CAIRO, Egypt (AP) — Hosni Mubarak was sentenced to life in prison yesterday for failing to stop the killing of protesters during the uprising that ousted him, offering his opponents a measure of justice. But he and his two sons were acquitted of corruption in a verdict that did not satisfy public demands for accountability after what the chief judge called 30 years of “darkness” under the old regime.
The mixed ruling set off street protests and by nightfall a large crowd of up to 10,000 was back in Cairo’s Tahrir Square, the birthplace of the uprising, to vent anger over the acquittals. Similar protesters were held in other cities, including the Mediterranean port city of Alexandria and Suez on the Red Sea.
“Justice was not served,” said Ramadan Ahmed, whose son was killed on January 28, the bloodiest day of last year’s uprising. “This is a sham,” he said outside the courthouse.
Protesters chanted: “A farce, a farce, this trial is a farce” and “The people want execution of the murderer.”
Mubarak, 84, and his ex-security chief Habib el-Adly were both convicted of complicity in the killings of some 900 protesters and received life sentences. Six top police commanders were acquitted of the same charge with chief Judge Ahmed Rifaat saying there was a lack of concrete evidence.
That absolved the only other representatives of Mubarak’s hated security forces aside from el-Adly. It was a stark reminder that though the head has been removed, the body of the reviled security apparatus is largely untouched by genuine reform or purges since Mubarak was ousted 15 months ago.
Many of the senior security officials in charge during the uprising and the Mubarak regime continue to go to work every day at their old jobs.
In many ways, the old system remains in place and the clearest example of that is a key regime figure — Mubarak’s longtime friend and last prime minister, Ahmed Shafiq — is one of two candidates going to the presidential runoff set for June 16-17.
The generals who took over from Mubarak have not shown a will for vigorously prosecuting the old regime. That is something that neither Shafiq nor Morsi may have the political will or the muscle to change when one is elected president.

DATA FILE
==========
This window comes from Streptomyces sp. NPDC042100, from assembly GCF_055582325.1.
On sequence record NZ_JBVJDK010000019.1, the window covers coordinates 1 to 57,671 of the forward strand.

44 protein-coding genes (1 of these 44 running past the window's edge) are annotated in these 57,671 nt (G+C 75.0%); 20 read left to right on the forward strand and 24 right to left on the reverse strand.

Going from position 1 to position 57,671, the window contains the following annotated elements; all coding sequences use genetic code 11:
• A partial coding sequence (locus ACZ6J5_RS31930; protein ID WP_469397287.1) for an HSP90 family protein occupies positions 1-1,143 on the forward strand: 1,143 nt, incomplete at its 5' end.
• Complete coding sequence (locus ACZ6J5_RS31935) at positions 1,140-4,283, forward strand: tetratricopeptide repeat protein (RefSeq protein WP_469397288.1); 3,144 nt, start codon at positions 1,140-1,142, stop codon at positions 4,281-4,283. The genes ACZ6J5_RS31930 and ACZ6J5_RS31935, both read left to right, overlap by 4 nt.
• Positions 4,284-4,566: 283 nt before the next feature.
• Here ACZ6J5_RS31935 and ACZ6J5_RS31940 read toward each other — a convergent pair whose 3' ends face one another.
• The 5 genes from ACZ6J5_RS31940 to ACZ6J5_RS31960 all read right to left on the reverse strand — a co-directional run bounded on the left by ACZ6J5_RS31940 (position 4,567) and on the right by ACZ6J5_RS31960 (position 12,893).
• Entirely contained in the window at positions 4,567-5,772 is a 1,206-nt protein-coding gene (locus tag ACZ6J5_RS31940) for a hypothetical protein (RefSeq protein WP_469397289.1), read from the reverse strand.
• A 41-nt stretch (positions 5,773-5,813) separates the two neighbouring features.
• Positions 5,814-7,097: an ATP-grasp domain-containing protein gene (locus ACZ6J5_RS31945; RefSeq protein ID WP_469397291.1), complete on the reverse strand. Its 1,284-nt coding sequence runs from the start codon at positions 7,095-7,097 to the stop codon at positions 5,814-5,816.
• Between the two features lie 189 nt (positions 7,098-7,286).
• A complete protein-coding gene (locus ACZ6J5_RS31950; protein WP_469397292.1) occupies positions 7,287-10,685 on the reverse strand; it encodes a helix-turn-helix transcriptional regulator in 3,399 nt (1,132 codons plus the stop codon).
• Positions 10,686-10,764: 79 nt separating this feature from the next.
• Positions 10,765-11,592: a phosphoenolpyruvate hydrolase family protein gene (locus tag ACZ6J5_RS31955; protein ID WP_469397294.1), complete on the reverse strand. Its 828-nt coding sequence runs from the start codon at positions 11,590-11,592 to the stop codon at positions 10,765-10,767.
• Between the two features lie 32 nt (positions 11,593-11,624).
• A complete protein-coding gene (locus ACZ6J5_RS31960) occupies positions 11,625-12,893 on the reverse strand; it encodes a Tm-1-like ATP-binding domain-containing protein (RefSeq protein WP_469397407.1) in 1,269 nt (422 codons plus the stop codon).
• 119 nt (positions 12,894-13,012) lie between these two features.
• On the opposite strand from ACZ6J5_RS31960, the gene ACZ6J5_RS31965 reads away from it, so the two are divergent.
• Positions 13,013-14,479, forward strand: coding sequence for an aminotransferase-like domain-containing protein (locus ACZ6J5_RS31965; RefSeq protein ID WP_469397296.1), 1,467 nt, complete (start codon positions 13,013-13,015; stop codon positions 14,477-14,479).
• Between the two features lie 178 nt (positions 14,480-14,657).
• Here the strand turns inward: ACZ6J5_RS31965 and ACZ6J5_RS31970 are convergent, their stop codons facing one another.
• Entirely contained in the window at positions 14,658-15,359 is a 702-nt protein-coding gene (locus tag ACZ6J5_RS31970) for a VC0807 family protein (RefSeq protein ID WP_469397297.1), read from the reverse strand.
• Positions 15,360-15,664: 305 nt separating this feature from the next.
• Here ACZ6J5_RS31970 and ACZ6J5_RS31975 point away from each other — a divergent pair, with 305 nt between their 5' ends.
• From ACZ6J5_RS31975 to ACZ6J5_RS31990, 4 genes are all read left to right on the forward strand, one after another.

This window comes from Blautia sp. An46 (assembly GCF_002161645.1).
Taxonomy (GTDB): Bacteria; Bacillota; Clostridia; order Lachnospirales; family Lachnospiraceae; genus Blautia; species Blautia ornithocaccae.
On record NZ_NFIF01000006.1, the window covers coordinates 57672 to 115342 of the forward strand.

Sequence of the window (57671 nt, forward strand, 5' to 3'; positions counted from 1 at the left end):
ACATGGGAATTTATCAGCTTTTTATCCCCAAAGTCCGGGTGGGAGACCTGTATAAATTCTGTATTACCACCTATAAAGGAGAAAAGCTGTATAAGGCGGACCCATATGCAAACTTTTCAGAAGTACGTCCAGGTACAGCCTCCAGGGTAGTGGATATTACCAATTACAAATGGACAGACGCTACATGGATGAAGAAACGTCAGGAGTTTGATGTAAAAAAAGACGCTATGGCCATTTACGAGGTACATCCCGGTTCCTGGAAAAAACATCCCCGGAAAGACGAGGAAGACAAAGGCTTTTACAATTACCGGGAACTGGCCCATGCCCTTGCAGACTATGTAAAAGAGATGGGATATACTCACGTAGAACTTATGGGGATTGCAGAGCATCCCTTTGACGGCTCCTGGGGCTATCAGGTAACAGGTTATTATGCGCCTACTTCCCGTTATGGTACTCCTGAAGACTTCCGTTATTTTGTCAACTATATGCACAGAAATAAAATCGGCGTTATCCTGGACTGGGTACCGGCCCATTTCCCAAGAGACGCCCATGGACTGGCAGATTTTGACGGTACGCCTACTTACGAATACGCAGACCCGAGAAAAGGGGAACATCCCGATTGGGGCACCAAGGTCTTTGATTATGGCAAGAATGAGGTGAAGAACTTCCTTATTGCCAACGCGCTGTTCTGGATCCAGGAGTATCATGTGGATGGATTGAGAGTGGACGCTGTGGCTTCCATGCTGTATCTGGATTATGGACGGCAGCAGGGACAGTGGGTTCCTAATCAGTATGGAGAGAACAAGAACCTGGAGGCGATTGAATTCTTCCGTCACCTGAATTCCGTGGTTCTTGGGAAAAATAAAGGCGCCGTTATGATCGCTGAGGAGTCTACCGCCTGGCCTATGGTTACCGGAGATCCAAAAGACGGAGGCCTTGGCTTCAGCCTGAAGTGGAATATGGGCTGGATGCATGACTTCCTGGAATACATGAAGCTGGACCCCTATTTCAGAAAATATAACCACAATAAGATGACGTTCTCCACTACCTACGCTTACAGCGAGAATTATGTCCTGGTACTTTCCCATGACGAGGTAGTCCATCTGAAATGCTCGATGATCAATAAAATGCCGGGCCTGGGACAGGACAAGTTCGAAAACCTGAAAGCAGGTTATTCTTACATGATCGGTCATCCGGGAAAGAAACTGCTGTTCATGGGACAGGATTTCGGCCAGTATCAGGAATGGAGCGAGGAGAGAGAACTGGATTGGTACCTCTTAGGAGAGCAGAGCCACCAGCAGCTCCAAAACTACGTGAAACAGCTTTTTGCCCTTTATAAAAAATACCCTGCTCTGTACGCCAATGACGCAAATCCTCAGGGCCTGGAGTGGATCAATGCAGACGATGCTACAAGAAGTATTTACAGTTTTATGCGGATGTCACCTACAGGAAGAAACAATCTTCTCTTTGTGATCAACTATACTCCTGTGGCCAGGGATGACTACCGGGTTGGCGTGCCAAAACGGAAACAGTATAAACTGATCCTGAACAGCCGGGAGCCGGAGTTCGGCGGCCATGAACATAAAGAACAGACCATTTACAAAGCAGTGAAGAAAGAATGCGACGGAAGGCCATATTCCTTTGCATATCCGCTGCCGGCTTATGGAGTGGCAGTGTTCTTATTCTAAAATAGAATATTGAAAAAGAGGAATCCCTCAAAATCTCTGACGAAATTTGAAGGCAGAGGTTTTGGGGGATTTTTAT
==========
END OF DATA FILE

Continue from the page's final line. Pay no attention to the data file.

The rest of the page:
Shafiq last week declared himself an admirer of the uprising, calling it a “religious revolution” and pledged there would be no turning of the clock while he is at the helm. Yesterday, he said the verdict showed that no one was above the law in today’s Egypt.
Shafiq’s challenger Mohammed Morsi of the fundamentalist Muslim Brotherhood quickly tried to capitalise on the anger over the acquittals, vowing in a news conference that, if elected, he would retry Mubarak along with former regime officials suspected of involvement in killing protesters.
“Egypt and its revolutionary sons will continue their revolution. This revolution will not stop,” he said.
The case against Mubarak, his sons, ex-security chief and six of his top aides was very limited in scope, focusing only on the uprising’s first few days and two narrow corruption cases. It was never going to provide a full accountability of wrongdoing under Mubarak’s three decades of authoritarian rule enforced by a brutal police force and a coterie of businessmen linked to the regime who amassed wealth while nearly half of Egypt’s estimated 85 million lived in poverty.
Mubarak and his two sons were acquitted of corruption charges, along with family friend Hussein Salem, who is on the run. The corruption charges were related to the purchase by the Mubaraks of five villas built by Salem at a fraction of their price and Mubarak’s decree to allow a Salem company to export natural gas to Israel. Rifaat cited a 10-year statute of limitations that had lapsed on the case of the villas.
The sons — one-time heir apparent Gamal and wealthy businessman Alaa — will not be freed because they are awaiting trial on charges of insider trading. They have been held in custody in Torah prison, the same jail where Mubarak was flown after the sentencing.